Why Visit Nepal?
Nepal regularly tops the charts in British travel magazines for the highest rating given on holiday satisfaction. The most stunning aspect of this exotic landlocked country is the Himalayas; beautiful mountains, deep gorges, fast running streams, verdant mountain pastures, forest clad hills and valleys, isolated monasteries, yak-herders’ camps, valleys gouged out by glaciers, the glaciers themselves, hikeable peaks, mountain passes…
Nepal includes 8 of the world’s 10 highest peaks. Culturally Nepal reflects its position being a mixture of both Hindu and Buddhist traditions.
The capital, Kathmandu, contains many temples dedicated to the Hindu pantheon and one major Buddhist site. The surrounding Newari Valley contains many picturesque medieval villages which are ideal for exploring.
Trekking/hiking is the most popular adventure activity for most tourists. Trekking in Nepal most commonly involves a jeep/car/bus, or plane plus jeep/car/bus, trip followed by a walk through the foothills, up terraced valleys, through verdant forests, over ridges, across passes and up to the sparsely or uninhabited valleys, glaciers and mountains of the higher regions. Many less strenuous short treks can also be done.
Kayaking and Rafting Nepal contains some of the world’s best white water experiences, but it also contains some relatively easy runs that can be done by beginners. Kayaking courses can be done here, though we suggest some lessons in advance would be of benefit.
Paragliding; Nepal has some great thermals alongside beautiful scenery, many of the world’s top paragliders visit or work here. Yes, you can do courses in Nepal, and fun tandem trips can be done with experienced pilots.
Mountain-biking is a growing recreational sport and this is a great way to tour the Kathmandu Valley and Ridge.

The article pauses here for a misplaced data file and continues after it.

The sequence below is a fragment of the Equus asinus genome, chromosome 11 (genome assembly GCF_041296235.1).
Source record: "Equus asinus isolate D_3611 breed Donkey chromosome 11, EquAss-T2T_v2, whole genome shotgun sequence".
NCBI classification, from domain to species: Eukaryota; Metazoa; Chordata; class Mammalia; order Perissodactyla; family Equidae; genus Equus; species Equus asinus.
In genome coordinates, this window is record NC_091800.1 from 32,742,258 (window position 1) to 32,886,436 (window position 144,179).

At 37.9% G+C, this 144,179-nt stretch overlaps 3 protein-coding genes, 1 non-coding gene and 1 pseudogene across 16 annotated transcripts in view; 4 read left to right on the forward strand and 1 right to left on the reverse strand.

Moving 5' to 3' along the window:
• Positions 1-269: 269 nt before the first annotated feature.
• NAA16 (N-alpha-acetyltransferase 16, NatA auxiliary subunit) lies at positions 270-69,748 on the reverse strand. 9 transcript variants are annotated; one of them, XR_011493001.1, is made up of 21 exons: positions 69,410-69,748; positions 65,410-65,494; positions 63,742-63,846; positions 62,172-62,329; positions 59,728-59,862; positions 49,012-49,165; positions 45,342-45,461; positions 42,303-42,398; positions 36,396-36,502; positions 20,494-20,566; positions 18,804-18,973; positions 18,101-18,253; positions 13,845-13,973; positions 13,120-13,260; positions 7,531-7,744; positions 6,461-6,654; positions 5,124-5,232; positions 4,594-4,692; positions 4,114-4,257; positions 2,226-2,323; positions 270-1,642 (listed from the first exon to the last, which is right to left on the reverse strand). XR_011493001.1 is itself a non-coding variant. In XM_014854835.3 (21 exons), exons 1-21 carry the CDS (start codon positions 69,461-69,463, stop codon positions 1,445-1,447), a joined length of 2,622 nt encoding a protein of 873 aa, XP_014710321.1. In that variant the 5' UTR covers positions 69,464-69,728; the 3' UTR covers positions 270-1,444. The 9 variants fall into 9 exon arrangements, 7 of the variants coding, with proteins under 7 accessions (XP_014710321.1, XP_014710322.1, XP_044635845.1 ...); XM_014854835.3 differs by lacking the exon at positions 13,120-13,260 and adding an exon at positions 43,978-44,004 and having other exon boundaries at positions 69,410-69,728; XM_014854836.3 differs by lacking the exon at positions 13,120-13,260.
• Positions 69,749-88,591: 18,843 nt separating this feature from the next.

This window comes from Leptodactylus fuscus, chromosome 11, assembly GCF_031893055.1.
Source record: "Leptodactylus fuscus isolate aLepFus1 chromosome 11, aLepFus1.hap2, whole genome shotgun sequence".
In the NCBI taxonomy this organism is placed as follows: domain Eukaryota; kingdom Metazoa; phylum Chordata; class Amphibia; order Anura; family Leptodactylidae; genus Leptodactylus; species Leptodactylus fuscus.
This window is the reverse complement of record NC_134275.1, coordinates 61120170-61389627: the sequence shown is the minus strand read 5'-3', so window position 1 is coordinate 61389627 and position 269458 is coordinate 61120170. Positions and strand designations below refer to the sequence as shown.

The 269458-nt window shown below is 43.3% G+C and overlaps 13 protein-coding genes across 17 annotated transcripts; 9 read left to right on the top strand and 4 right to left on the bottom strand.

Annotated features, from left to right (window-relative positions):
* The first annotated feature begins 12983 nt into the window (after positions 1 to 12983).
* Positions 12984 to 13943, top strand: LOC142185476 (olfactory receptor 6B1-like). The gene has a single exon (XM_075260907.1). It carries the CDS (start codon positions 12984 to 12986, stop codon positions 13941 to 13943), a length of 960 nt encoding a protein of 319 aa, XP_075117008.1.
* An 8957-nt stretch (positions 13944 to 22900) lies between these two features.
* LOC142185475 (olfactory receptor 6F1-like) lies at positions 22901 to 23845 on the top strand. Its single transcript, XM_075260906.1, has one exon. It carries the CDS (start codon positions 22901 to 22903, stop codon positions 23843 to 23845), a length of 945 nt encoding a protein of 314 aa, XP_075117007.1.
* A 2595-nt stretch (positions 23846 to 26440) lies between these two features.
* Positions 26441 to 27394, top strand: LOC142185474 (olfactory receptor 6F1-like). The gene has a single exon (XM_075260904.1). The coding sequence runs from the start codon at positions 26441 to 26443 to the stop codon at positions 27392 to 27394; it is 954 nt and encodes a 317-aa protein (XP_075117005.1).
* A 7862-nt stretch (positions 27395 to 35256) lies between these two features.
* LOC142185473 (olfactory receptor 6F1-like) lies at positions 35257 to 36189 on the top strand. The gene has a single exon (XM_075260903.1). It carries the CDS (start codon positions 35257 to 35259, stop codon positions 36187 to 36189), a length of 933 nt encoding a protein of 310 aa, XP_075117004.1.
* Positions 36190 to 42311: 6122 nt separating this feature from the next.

Mountaineering, yes you need previous experience, but bear in mind that some of Nepal’s high mountains are ‘Trekking Peaks’ — giant hills that, in the right season, can be walked up by almost anybody with a sense of adventure, a bit of experience of both dealing with the cold and with mountains and a lot of effort.
The Terai, lowland plains, contain the Chitwan National Park with elephants, rhinos, tigers, sloth bears and other wild beasties. This can be seen on a nice, safe organised tour with a very high chance of seeing rhinos, or on foot in a smaller group with experienced guides. For the latter it should be borne in mind that Chitwan and the more remote Bardiya are Asia’s only national parks with dangerous animals that allow tourists on foot patrols. So be prepared.
The Terai also contains the religious site of Lumbini, Buddha’s birthplace.
The best times of year depend on your activity schedule, but are, probably, the months of October and November through most of December, the post-monsoon air being clearer and the climate drier. Alternatively March and April into May are good with more wildlife and flowers, such as the rhododendron forests, in bloom, but with more haze and a slightly higher chance of rain. The winter months, December to February, get cold and snowed up at higher altitudes, though for visiting lower altitudes this is not a problem. For some activities and some treks, such as in the Dolpo/Mustang/Rara Lake areas the times are a little different, (March, April or May to October), but please read through the appropriate pages. For the Wildlife Safaris in the Terai mid-October to March are both cooler and drier.
If you are serious about a trip please read the ‘Questionnaire‘ or ‘Contact Us’, top right, and return it to us.
Flights; flight details and prices vary with time. Though we can do this for you should book your own flight to suit your travel needs – check out our Recent Cheapish Airfares page for a rough price guide.